Friday, February 8, 2013
Creating more family doctors: should we shorten medical school? How?
At the recently-completed Society of Teachers of Family Medicine (STFM) Conference on Medical Student Education, held in San Antonio, one of the big areas of discussion was the shortening of the medical school experience to 3 years for students planning to enter family medicine. Steven Berk, Dean of the Texas Tech University School of Medicine, and Betsy Goebel Jones from the Department of Family Medicine, described the Lubbock medical school’s recently-instituted program in a plenary presentation, and a later seminar featured presenters from several other schools which have instituted or are planning such tracks, including the Savannah campus of Mercer University School of Medicine, Medical College of Wisconsin, as well as Texas Tech. The goal of such tracks is to increase the number of students choosing to enter family medicine by eliminating one year of school, and thus tuition; these schools believe that this financial incentive at least helps a little to offset the lower income that accrues to family physicians compared to other specialists. To the extent that these students then enter family medicine residencies at those same schools, it also decreases uncertainty for both the student and the program.
The most direct forebears of these programs were in the 1990s, at some of the same schools. They offered an “accelerated track” for family medicine, in which students began their first year of FM residency while completing their final year of medical school, getting the MD degree after that year. While initially approved by the American Board of Family Medicine as a pilot, these programs were closed when the decision was made by the body that accredits residencies that one could not get credit for residency training until after receiving the MD degree. This latest effort gets around this by granting the MD degree after 3 years, mainly by compressing the final year of medical school; in most schools the fourth year is already largely used for electives.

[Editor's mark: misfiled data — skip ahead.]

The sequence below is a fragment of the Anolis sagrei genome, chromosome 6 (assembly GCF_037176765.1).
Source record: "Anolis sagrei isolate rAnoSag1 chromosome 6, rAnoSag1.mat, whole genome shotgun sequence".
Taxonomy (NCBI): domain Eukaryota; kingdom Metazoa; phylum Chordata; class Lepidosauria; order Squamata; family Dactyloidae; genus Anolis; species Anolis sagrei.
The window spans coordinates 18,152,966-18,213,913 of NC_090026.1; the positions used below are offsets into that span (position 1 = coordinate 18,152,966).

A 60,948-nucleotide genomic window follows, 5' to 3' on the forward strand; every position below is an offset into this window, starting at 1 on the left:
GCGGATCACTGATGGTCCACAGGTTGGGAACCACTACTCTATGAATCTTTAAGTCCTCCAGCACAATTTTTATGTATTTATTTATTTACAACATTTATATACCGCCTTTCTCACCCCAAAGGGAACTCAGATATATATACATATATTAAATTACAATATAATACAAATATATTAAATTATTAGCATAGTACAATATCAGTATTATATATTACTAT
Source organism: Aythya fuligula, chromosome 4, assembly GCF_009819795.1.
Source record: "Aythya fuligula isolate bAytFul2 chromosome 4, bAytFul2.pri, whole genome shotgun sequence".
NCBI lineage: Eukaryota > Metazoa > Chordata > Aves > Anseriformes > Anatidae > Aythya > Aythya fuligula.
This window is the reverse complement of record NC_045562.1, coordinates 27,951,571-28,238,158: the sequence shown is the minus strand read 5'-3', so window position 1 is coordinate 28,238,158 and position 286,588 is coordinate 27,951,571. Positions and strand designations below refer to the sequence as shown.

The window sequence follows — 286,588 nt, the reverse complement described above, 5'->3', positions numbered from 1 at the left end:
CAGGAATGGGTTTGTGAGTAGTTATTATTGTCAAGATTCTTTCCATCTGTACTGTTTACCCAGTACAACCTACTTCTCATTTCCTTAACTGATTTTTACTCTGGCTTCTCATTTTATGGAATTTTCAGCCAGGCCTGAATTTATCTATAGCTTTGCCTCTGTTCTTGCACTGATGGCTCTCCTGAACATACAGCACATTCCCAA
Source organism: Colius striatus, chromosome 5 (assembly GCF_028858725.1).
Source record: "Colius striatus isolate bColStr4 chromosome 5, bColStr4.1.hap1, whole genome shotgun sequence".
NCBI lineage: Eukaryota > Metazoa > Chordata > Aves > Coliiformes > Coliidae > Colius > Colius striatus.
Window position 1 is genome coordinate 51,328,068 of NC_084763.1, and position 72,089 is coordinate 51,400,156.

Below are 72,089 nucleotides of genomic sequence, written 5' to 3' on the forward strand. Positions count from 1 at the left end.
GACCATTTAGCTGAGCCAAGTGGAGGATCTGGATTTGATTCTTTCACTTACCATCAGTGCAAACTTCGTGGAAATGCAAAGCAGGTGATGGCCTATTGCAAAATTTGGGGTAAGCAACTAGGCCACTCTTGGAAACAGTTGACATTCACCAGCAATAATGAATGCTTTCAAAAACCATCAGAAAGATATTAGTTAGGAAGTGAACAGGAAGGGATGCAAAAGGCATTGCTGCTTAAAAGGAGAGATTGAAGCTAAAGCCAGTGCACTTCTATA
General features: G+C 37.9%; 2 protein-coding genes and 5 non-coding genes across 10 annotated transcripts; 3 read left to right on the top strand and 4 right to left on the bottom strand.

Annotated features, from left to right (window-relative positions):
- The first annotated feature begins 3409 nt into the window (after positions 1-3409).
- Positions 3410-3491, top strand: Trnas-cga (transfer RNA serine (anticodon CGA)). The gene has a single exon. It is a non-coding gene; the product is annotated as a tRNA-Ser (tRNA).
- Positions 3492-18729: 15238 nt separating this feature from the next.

Not all accelerated MD programs are about increasing the number of primary care, or certainly family medicine, physicians. A program at the NYU School of Medicine, which remains one of the few US medical schools to not even have a Family Medicine department, was featured in the New York Times "N.Y.U. and Other Medical Schools Offer Shorter Course in Training, for Less Tuition" by Anemona Harticollis, December 24, 2012. While the Texas Tech and Mercer-Savannah programs are also mentioned, NYU’s program is clearly not about producing more of the primary care physicians that the US needs, as this is not something NYU seems to care about at all. As of now all of these programs are “tracks”, rather than for all students; they recruit “high-performing” students who can finish the traditional curriculum in a shorter time.
Interestingly, these current programs do not focus on shortening the amount of time or changing the content of the first two years of medical school, the “basic science” years. This struck me as odd, because when I went to medical school (Loyola-Stritch) in the mid-1970s, it was precisely this component that was shortened (to 12 months, with 2 full years of clinical training). Loyola was far from the only school to do so during that period; my current school, the University of Kansas and many others did so; according to an article by Walling and Merando in Academic Medicine “…By 1973, 27% of U.S. schools offered compressed three year curricula.” For most, this was not a “track” but was the curriculum for all students. The primary method of shortening the curriculum was abbreviating the time spent in basic science, although the amount varied (at KU it was 15 months). It is thus, to me, surprising that in the current efforts to decrease the length of training very little attention has been paid to shortening the basic sciences. Walling and Merando note that “Although educational outcomes were very similar for three-year and four-year curricula, most schools subsequently reinstated the fourth year to provide students with a broader clinical experience.” I don’t completely buy that; at least at Loyola, the clinical experience was not shortened during its 3-year curriculum. It surprised me in talking to people at the conference that so few even knew about these “experiments” from the 1970s.